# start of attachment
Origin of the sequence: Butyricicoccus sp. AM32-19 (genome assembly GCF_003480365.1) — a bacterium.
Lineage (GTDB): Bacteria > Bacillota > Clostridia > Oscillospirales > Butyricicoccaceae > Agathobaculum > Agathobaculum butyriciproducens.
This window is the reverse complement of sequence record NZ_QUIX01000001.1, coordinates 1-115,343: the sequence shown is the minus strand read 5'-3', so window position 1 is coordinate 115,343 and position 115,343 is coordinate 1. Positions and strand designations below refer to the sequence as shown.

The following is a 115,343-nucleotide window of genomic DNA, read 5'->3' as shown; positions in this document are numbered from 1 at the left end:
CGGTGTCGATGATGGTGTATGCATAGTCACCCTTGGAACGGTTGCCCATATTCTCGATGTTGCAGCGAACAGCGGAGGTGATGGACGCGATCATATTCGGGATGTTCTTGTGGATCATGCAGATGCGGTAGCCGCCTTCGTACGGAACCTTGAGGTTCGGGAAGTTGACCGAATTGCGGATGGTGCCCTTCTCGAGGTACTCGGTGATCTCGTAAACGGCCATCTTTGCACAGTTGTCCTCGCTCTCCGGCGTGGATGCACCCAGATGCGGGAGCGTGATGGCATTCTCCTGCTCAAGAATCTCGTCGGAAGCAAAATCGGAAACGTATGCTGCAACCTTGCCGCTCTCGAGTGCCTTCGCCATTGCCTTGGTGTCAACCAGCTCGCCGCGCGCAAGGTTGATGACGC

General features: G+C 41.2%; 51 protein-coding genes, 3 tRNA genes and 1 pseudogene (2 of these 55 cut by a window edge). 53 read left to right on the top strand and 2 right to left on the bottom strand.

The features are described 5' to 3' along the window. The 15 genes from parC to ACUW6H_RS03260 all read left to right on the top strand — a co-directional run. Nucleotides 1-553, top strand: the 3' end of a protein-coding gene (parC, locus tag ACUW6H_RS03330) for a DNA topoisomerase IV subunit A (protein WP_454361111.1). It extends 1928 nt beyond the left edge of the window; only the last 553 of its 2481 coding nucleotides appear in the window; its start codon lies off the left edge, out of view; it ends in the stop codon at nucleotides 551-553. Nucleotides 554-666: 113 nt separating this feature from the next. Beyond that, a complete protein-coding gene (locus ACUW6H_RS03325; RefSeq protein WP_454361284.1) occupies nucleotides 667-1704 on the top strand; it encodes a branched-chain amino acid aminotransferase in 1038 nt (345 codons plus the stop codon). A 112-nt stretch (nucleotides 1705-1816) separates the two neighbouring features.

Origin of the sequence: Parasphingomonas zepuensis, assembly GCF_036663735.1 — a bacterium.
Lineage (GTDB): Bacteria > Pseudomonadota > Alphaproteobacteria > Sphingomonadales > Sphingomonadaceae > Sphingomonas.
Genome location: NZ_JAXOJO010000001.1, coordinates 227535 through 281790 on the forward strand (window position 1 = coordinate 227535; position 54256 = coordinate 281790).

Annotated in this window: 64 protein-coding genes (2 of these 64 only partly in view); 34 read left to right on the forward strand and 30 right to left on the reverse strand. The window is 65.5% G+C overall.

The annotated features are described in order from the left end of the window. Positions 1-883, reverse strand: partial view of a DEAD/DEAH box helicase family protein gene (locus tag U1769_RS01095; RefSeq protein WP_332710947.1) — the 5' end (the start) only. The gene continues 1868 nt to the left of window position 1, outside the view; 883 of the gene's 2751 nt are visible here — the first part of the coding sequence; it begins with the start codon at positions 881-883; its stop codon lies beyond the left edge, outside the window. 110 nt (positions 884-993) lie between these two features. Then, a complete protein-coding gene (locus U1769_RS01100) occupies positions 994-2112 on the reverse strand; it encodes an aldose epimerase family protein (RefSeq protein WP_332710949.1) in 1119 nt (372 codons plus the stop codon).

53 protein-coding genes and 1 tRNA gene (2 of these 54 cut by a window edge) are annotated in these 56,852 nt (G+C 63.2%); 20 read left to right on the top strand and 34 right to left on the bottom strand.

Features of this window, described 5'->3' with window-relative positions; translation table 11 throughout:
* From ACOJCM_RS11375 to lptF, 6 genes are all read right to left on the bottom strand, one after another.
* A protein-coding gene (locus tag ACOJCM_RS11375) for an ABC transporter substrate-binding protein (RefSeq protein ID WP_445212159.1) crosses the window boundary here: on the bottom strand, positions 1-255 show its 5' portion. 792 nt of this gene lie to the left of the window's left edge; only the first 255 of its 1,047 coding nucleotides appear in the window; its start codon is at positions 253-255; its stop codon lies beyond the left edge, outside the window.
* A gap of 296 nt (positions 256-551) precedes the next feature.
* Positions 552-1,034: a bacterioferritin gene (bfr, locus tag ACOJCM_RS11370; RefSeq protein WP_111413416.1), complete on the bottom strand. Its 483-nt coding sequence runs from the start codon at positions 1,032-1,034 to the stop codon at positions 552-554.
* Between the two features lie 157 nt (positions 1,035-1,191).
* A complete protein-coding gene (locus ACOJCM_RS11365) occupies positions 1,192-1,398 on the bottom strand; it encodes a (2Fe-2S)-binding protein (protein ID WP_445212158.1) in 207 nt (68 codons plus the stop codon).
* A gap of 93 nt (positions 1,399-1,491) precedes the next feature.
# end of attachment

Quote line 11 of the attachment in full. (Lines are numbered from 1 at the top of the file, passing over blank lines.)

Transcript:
Annotated in this window: 64 protein-coding genes (2 of these 64 only partly in view); 34 read left to right on the forward strand and 30 right to left on the reverse strand. The window is 65.5% G+C overall.